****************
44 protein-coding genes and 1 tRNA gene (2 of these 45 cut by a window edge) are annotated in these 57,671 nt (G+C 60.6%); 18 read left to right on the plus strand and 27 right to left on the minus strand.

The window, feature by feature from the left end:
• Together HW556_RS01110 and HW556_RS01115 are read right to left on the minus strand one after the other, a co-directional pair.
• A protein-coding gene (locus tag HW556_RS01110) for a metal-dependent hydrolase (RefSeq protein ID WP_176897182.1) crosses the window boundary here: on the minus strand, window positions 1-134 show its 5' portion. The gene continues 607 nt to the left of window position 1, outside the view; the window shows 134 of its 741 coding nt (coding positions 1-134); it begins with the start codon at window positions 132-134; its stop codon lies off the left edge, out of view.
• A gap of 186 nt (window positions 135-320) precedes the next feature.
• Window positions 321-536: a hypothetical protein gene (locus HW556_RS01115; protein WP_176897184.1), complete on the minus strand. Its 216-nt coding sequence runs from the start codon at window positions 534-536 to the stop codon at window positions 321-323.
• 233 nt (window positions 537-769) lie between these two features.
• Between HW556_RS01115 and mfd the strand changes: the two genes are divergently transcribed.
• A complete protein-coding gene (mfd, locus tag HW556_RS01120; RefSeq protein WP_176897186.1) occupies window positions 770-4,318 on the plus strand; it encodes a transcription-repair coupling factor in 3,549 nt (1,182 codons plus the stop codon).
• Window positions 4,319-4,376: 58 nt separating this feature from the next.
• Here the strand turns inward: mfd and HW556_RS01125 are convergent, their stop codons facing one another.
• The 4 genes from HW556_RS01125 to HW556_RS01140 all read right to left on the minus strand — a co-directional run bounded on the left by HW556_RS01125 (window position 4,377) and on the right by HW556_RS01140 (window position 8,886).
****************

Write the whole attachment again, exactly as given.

44 protein-coding genes and 1 tRNA gene (2 of these 45 cut by a window edge) are annotated in these 57,671 nt (G+C 60.6%); 18 read left to right on the plus strand and 27 right to left on the minus strand.

The window, feature by feature from the left end:
• Together HW556_RS01110 and HW556_RS01115 are read right to left on the minus strand one after the other, a co-directional pair.
• A protein-coding gene (locus tag HW556_RS01110) for a metal-dependent hydrolase (RefSeq protein ID WP_176897182.1) crosses the window boundary here: on the minus strand, window positions 1-134 show its 5' portion. The gene continues 607 nt to the left of window position 1, outside the view; the window shows 134 of its 741 coding nt (coding positions 1-134); it begins with the start codon at window positions 132-134; its stop codon lies off the left edge, out of view.
• A gap of 186 nt (window positions 135-320) precedes the next feature.
• Window positions 321-536: a hypothetical protein gene (locus HW556_RS01115; protein WP_176897184.1), complete on the minus strand. Its 216-nt coding sequence runs from the start codon at window positions 534-536 to the stop codon at window positions 321-323.
• 233 nt (window positions 537-769) lie between these two features.
• Between HW556_RS01115 and mfd the strand changes: the two genes are divergently transcribed.
• A complete protein-coding gene (mfd, locus tag HW556_RS01120; RefSeq protein WP_176897186.1) occupies window positions 770-4,318 on the plus strand; it encodes a transcription-repair coupling factor in 3,549 nt (1,182 codons plus the stop codon).
• Window positions 4,319-4,376: 58 nt separating this feature from the next.
• Here the strand turns inward: mfd and HW556_RS01125 are convergent, their stop codons facing one another.
• The 4 genes from HW556_RS01125 to HW556_RS01140 all read right to left on the minus strand — a co-directional run bounded on the left by HW556_RS01125 (window position 4,377) and on the right by HW556_RS01140 (window position 8,886).